On the subject of rewarding death, I think that's great. It seems that the new version 1) rewards death (although it's mixed, given that changing playbooks *could* be against your wishes, and the -1 Hard is generally not desirable), but also 2) doesn't give the player as many "lives" to play with, as the fourth time you snuff it, it's for reals. I was curious to hear how this change came about, but I support it 100% - much more interesting this way. It's actually one of my favourite updates.

I always thought the almost-purely-mechanical Debilities were a bit dry, and this makes the choice you make when you "die" much more intense, I think ("and this is the time when I came back broken/the time I came back unhinged/the time when I came back a totally different person and started anew"). Having "you die" on the list is a nice touch of scary, as well - your character's mortality is right there on the sheet, staring you in the face (even though we know that it's not too likely to happen).

As for rewarding weird, that's an interesting question. I know it's been a design feature of AW since the start (increasing your weird, and then, secondly, your hard, seem to be the most available directions for character development). I always figured it was to draw us deeper into the mysteries of the maelstrom, which leads to raising the stakes of the larger-scale weirdness in the game, twisting the characters, and encouraging people to take more +weird moves as well as, eventually, advancing the "open your brain" move. We're more likely to interact with the maelstrom, and, eventually, pierce its mysteries.

Interacting with the maelstrom gives the MC more opportunities to bring in even higher stakes (it's easier to craft a fictional situation where dealing with the maelstrom means that global or large-scale issues are at stake than, say, something like "read a sitch") and for the players to enact some truly meaningful changes to the world at large. So, it's a push towards larger stakes, increasing weirdness, and exploring the mysterious, underlying nature of Apocalypse World. "Opening your brain" is the most open-ended move, and gives the group an avenue to explore some of the weirder and larger challenges they can't engage with their guns, their cars, or their sexuality.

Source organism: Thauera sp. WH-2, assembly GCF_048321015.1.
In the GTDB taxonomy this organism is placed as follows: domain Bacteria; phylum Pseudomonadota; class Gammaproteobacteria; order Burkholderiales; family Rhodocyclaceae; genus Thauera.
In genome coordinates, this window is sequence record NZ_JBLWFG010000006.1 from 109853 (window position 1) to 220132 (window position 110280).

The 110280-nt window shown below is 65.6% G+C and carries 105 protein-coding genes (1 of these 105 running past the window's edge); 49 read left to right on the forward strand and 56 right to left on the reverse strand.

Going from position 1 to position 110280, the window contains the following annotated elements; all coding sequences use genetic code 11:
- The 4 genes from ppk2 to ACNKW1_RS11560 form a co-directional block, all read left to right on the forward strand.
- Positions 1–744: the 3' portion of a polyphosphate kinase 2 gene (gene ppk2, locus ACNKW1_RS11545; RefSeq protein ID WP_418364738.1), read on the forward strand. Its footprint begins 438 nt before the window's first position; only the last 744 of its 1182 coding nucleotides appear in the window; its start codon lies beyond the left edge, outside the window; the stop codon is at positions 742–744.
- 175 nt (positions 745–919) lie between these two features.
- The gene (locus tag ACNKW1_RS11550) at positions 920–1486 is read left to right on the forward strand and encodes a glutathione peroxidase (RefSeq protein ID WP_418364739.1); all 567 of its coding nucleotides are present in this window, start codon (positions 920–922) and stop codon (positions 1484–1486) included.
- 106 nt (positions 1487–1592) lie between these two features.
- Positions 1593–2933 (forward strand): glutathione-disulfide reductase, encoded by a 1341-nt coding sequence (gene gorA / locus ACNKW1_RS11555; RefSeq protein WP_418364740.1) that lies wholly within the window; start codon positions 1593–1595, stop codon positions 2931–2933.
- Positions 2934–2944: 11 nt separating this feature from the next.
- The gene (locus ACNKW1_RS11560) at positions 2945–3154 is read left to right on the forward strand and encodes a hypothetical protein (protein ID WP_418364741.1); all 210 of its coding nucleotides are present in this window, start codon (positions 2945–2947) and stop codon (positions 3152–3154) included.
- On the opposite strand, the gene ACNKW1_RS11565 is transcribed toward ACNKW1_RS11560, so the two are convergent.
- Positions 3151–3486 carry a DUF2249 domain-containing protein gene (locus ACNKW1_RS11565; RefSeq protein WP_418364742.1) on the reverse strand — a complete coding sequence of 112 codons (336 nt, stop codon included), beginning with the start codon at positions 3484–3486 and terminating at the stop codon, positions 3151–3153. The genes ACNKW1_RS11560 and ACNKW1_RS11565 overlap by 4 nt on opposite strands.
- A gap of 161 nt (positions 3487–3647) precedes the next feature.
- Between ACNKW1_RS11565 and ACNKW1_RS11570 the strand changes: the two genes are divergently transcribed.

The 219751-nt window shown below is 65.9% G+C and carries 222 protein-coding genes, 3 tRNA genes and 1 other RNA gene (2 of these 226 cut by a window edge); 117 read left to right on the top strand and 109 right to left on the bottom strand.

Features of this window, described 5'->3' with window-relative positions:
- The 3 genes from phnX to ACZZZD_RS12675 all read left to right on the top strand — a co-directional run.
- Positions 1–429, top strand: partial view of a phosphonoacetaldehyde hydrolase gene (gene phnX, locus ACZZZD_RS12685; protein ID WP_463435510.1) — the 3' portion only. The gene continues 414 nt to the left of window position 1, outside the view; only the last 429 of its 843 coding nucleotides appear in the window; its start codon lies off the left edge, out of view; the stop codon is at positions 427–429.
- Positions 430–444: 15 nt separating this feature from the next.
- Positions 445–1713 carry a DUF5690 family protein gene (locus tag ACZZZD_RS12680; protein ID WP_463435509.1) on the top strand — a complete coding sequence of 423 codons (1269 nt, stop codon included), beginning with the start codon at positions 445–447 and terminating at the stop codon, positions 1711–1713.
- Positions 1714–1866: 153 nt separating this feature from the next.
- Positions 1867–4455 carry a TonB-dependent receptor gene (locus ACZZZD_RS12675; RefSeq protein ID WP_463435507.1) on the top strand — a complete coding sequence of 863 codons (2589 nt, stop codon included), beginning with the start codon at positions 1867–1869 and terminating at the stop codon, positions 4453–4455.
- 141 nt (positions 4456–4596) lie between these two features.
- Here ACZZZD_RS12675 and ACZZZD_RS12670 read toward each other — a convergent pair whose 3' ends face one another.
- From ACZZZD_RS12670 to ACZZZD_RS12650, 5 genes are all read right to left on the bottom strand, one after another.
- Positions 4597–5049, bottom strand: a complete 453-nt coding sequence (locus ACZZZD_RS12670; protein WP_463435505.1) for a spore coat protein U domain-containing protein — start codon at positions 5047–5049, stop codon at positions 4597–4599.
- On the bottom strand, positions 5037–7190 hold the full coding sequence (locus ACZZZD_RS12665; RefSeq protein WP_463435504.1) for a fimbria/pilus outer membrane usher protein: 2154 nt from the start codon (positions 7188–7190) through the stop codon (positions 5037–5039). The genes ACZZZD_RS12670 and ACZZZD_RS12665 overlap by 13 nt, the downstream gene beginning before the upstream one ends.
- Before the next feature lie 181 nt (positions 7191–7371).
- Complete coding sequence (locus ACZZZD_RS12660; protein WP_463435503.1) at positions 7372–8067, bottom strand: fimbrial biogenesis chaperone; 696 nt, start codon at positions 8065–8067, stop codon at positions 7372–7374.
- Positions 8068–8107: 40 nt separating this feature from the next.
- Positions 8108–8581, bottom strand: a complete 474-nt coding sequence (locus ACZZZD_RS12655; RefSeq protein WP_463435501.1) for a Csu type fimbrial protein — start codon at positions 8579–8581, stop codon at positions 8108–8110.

(I think it's a bit more misleading to say that getting a +1 weird could actually be "bad" for you, though. Maybe it could tempt a person to take on greater challenges, but that's hardly a *disadvantage* - just a temptation and an incentive.)

The second most common advance seems to be increasing hard (and related combat abilities), which is, of course, the second most likely method available to PCs if they want to establish something meaningful and change the nature of the world. But it's less flexible and more costly, so it gets second billling. That's my guess, anyway.

I'm not entirely sure where the game punishes you, exactly. I'll have to think on that. Anyone else have some guesses/ideas?

Vincent, have these things changed meaningfully in the second edition, in your opinion? They certainly have when it comes to dying, but otherwise I don't know. Does the move from Fronts to a threap map affect gameplay (and have any long-term ramifications), or is it just a better/smoother procedure, like the change to Hx?
« Last Edit: February 22, 2016, 08:20:13 PM by Paul T. »

Borogove

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Re: 2nd Edition Kickstarter
« Reply #58 on: February 22, 2016, 10:24:29 PM »
Paul, your analysis of weird's place in the game seems dead-on to me.

Tim Ralphs

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Re: 2nd Edition Kickstarter
« Reply #59 on: February 23, 2016, 11:12:28 AM »
I'm sure Vincent already talked about this elsewhere. Being alive in Apocalypse World doesn't make you Cooler, or Sharper. It makes you messed up, violent, spooky, gibbering and liable to lash out. I think that's why Hard and Weird go up so much more. (I remember someone pointing out that the Angel has 2 +1 Hard options. Because you start out trying to put people back together, and then...)

Anyway, Vincent, thanks for the EU print run. I've switched over and it has saved a bit of cash. Does it seem likely there'll be a European hardback run? Also, I'm thinking about starting an AW game in the next month or so. Am I right in thinking that the Keep and Lifestyle rules from AW Fallen Empires can be pretty easily ported into AW2? (Of all the changes, it's "spend barter on lifestyle each session" that has me most excited.) And, I don't know if you're planning on any further previews, but the Vehicle and Prosthetic creation stuff would be very welcome.